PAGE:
Myanmar is among the global leaders of jute production; it is considered the biggest country in mainland Southeast Asia and some people call it Burma. The country has fertile soils combined with favorable climatic conditions promotes agriculture making it the strongest pillar of the country’s economy by supporting about 60%. The sector provides job opportunities to about two thirds of the country’s labor force. Besides, the country hosts about 13 jute mills and factories which are governed by Myanmar Jute Industries under the guidance of Ministry of Agriculture and Irrigation. Increased jute farming increased in 1995 after the government created suitable environment that promoted farming to making the country a leading exporter of several agricultural produce including jute. The country is a leading exporter of carpet backing cloth, jute bags, jute carpet, jute handicrafts, and yearns. The yearly production of jute in Myanmar is estimated to stand at 17,000 metric tons.
Thailand is among the prime producers of jute in the global markets; this is promoted by the country’s climatic conditions and soil quality which supports farming of a wide variety of crops. The Indo-Pakistani War that happened in 1965 caused a significant decline of jute production in the world creating a market gap. This stirred Thailand in investing in production of jute is large scale and farmers replaced cassava with kenaf as its popularly known in the country. Later when Pakistan wars subsided and Bangladesh recovered in jute production as before, the market became flooded and Thailand farmers were greatly affected and most switched back to cassava farming. However, jute farming continued to date and has earned Thailand a top spot among leading exporters of the crop. The annual production of jute in the country is estimated at 12,000 metric tons.
The country is known for its tropical monsoon climate which is favorable to agricultural production of rice, jute, rubber, soybeans, tobacco and citrus fruits among others. Agriculture is a major economic pillar in Vietnam and it contributes over 20% into the country’s GDP. The climatic conditions of Vietnam are favorable for jute farming and the country has incased the cultivation of the crop in most parts of the country. The pollution crisis caused by plastics have contributed to revamped jute farming in the country so that it can reduce its pollution rates and preserve its environment. Besides, statistics show that the amount of plastics disposed daily in the country is about 2,500 tons and around 70 tons in major cities. In a bid to promote eco-friendly practices, the country has an annual festival dubbed ‘Hanoi – no plastic bag Sunday’ where Department of Natural Resources and Environment has partnered with societies to promote awareness in environment preservation. The country’s greatest producer of jute products is Hanoi Jute Company which produces jute nets, bags, sacks, ropes, and sheets. The annual production of Jute in Vietnam is approximately 12,000 metric tons.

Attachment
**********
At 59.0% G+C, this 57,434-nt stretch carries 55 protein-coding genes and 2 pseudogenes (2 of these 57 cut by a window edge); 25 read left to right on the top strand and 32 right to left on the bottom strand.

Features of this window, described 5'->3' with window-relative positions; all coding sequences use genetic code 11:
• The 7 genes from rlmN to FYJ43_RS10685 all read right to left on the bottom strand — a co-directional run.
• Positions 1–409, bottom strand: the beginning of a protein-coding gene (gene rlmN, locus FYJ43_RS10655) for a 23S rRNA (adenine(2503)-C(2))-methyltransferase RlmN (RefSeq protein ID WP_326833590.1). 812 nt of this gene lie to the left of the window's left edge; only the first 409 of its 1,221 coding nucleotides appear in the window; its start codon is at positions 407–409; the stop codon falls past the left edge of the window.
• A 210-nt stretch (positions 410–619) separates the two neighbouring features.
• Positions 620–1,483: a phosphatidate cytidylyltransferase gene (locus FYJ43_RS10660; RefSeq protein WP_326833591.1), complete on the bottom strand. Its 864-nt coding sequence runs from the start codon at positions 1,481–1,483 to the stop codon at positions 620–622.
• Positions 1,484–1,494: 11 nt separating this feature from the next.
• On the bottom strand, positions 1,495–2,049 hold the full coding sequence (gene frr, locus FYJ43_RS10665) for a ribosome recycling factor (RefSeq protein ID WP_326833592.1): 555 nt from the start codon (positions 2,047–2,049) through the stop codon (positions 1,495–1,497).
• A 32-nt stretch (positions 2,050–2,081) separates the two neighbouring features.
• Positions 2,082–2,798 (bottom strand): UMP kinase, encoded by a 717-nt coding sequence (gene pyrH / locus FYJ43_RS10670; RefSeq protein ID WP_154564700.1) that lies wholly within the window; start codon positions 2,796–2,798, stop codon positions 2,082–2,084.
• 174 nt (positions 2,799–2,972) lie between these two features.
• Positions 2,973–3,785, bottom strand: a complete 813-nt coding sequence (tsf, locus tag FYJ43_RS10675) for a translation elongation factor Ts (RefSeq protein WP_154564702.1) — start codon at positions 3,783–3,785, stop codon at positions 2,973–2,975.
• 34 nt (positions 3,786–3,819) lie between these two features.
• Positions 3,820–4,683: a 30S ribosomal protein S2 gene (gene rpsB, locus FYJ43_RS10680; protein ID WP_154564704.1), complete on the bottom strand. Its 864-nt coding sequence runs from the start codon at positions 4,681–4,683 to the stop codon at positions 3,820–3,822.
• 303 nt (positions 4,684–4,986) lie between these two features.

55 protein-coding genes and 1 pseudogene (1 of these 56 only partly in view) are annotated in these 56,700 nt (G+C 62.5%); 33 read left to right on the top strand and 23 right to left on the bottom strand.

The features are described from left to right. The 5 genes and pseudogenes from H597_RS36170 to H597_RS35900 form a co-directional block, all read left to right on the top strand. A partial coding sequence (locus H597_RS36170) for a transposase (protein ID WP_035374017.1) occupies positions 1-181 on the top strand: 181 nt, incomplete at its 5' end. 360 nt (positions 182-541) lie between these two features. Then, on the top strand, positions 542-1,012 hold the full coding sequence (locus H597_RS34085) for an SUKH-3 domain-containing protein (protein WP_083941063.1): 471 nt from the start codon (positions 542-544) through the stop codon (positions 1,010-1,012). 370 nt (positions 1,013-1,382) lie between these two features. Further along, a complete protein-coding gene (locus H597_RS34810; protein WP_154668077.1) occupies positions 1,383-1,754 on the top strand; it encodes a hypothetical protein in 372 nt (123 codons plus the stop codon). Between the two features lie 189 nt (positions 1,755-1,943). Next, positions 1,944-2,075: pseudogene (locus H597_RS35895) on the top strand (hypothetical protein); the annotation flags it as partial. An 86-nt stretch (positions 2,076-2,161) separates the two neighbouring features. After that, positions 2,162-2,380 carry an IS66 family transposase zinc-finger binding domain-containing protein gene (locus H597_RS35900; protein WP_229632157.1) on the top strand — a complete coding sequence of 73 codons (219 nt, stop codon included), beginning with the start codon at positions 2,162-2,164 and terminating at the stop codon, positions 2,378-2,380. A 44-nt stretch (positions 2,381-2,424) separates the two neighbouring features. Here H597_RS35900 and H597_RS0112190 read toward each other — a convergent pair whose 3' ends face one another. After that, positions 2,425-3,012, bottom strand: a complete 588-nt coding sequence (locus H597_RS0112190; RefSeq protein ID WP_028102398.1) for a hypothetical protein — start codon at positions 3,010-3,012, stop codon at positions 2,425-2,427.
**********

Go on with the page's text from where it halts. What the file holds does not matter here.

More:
The country is the leading jute producer in the African continent and ranks 9th worldwide among the prime producers. The country is said to have set up processing industries for jute fibers; prioritizing it more than cotton. This is because the crop generates an income of about $906,000 yearly to the country’s GDP. Besides, the country has launched an initiative called ‘The Green Mobilization’ which aims at making their environment eco-friendlier and reducing pollution rates which is a global challenge. The production of jute in Sudan is estimated at 3,350 metric tons every year.
Egypt has a long history in farming especially during the civilization period and the agrarian revolution. The country has diverse farming methods and production of a huge variety of crops which boosts their economic strength. With the help of Nile river, the country has been able to invest heavily in agriculture since irrigation water is not an issue. Although not in large quantities, the country cultivates jute and is among the leading countries of jute exporters globally as well as being the second ranked producer in African continent. In Egypt, Jute is called mulukhiyya and is sometimes used as food after boiling it with olive oil and lemon; in some cooking traditions, it is used to make sauce and soup which is famous for its fiber and iron content. The largest importer of Egyptian jute is United States. The annual production of Jute in Egypt is approximated to be 2,508 metric tons.
Here are the world’s best Jute producing countries in the world. Most of these countries are in Asia that’s because the climate is favorable and the environmental conditions necessary for the growth of Jute are optimal. Let’s all use the byproducts of jute since they are environmentally friendly.